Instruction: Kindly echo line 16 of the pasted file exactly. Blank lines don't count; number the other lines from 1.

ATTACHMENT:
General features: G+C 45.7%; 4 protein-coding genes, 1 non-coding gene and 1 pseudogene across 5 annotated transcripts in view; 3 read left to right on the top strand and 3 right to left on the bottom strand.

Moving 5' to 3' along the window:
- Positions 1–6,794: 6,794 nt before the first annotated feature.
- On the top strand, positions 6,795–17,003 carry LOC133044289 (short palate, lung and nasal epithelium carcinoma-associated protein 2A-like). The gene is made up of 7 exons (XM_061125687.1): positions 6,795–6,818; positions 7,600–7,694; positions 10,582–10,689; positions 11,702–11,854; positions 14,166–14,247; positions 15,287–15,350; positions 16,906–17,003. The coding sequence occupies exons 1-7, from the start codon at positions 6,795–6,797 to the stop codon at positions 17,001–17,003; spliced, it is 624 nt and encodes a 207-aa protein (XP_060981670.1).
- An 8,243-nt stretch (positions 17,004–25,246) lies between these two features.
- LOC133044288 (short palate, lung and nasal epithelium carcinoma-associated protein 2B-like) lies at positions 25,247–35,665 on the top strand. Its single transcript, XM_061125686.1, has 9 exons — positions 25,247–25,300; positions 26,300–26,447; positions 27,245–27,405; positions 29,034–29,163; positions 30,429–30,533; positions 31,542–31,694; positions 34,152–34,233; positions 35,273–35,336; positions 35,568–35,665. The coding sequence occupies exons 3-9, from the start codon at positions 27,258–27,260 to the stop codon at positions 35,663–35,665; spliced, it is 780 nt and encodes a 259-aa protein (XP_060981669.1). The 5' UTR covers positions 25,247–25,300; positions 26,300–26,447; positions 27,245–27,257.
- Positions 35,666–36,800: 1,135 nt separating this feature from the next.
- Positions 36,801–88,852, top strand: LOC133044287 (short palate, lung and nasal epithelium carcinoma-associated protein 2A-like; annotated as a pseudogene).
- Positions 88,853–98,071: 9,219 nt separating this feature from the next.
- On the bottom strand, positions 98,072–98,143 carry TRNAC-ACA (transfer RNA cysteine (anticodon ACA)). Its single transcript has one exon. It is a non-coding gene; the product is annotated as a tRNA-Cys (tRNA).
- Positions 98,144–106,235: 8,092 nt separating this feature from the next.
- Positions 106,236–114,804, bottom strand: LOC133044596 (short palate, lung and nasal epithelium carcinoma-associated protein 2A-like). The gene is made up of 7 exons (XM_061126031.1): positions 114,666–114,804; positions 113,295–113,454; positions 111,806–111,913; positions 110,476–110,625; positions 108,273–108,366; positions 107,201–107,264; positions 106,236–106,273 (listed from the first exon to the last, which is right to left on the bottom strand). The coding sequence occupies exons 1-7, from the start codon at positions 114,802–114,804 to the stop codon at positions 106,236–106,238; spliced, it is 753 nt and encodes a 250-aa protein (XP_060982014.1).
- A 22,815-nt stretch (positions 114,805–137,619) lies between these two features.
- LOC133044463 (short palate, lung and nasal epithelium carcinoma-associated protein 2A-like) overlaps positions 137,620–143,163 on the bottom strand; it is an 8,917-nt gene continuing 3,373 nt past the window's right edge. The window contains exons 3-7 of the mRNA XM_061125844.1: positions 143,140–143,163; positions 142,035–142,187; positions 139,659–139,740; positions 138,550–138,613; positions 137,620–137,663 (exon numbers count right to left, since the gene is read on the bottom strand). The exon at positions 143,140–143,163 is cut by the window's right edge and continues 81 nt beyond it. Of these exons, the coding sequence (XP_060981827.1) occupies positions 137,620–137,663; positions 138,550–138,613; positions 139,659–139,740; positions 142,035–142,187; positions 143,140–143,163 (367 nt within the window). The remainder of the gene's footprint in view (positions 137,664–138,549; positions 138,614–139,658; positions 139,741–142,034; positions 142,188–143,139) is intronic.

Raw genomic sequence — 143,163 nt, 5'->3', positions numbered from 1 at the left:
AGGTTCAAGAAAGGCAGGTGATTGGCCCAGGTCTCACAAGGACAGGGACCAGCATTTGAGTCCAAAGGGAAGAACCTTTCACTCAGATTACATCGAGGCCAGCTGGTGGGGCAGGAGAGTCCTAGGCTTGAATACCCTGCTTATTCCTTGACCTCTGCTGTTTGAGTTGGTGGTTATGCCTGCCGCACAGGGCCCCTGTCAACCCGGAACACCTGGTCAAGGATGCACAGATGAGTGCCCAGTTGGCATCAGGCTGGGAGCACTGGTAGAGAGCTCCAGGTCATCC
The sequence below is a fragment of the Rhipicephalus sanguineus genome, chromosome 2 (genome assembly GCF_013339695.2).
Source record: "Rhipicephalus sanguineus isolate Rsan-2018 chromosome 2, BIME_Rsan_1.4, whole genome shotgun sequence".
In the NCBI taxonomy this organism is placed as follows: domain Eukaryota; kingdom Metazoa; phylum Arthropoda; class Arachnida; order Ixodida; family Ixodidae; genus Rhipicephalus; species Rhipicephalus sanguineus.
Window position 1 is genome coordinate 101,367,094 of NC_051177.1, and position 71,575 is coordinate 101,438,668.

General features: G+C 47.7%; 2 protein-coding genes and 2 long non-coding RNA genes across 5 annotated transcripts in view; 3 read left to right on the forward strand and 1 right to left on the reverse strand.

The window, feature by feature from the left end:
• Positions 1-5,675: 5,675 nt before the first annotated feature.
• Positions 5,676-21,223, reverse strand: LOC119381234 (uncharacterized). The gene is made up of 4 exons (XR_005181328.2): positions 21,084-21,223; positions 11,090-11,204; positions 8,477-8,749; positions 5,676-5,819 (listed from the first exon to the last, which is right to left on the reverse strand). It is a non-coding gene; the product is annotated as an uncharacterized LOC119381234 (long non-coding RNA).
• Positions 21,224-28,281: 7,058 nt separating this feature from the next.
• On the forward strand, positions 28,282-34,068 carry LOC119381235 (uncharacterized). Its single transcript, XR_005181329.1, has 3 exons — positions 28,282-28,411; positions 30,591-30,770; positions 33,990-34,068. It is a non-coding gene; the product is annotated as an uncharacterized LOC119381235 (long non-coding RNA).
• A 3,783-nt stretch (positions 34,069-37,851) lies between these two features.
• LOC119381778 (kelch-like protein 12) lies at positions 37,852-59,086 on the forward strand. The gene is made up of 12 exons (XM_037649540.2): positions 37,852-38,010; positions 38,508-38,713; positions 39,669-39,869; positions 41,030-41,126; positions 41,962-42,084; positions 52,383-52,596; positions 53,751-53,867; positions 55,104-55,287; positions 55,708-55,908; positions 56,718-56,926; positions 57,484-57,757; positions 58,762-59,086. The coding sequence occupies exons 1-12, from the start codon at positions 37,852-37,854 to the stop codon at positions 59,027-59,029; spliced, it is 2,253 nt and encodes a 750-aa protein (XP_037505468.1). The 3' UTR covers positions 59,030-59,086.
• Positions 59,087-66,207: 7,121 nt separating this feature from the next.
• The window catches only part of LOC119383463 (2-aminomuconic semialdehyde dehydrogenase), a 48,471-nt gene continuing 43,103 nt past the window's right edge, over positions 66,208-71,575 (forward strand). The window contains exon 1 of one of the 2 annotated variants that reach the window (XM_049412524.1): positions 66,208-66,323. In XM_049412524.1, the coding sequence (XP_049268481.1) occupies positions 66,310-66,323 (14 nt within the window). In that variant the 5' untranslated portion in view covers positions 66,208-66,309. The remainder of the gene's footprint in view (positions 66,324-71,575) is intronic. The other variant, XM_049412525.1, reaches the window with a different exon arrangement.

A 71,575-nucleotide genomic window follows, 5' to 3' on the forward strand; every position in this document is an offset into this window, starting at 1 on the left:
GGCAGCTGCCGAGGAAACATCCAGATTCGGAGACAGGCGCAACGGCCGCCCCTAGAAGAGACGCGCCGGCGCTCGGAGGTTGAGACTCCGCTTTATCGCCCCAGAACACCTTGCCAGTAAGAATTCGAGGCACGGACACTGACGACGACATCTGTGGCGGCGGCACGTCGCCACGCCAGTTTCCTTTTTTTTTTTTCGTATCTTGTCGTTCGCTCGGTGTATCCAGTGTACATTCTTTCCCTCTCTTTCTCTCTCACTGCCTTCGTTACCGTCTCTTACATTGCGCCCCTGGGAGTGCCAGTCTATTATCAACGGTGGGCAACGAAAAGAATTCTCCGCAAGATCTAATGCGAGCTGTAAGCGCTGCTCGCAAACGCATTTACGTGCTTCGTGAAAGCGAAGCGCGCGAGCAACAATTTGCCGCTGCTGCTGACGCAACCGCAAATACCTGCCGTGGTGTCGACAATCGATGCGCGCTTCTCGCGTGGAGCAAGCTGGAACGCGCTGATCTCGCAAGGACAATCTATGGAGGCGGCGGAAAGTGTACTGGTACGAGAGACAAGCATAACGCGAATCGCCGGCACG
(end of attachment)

AGGTTCAAGAAAGGCAGGTGATTGGCCCAGGTCTCACAAGGACAGGGACCAGCATTTGAGTCCAAAGGGAAGAACCTTTCACTCAGATTACATCGAGGCCAGCTGGTGGGGCAGGAGAGTCCTAGGCTTGAATACCCTGCTTATTCCTTGACCTCTGCTGTTTGAGTTGGTGGTTATGCCTGCCGCACAGGGCCCCTGTCAACCCGGAACACCTGGTCAAGGATGCACAGATGAGTGCCCAGTTGGCATCAGGCTGGGAGCACTGGTAGAGAGCTCCAGGTCATCC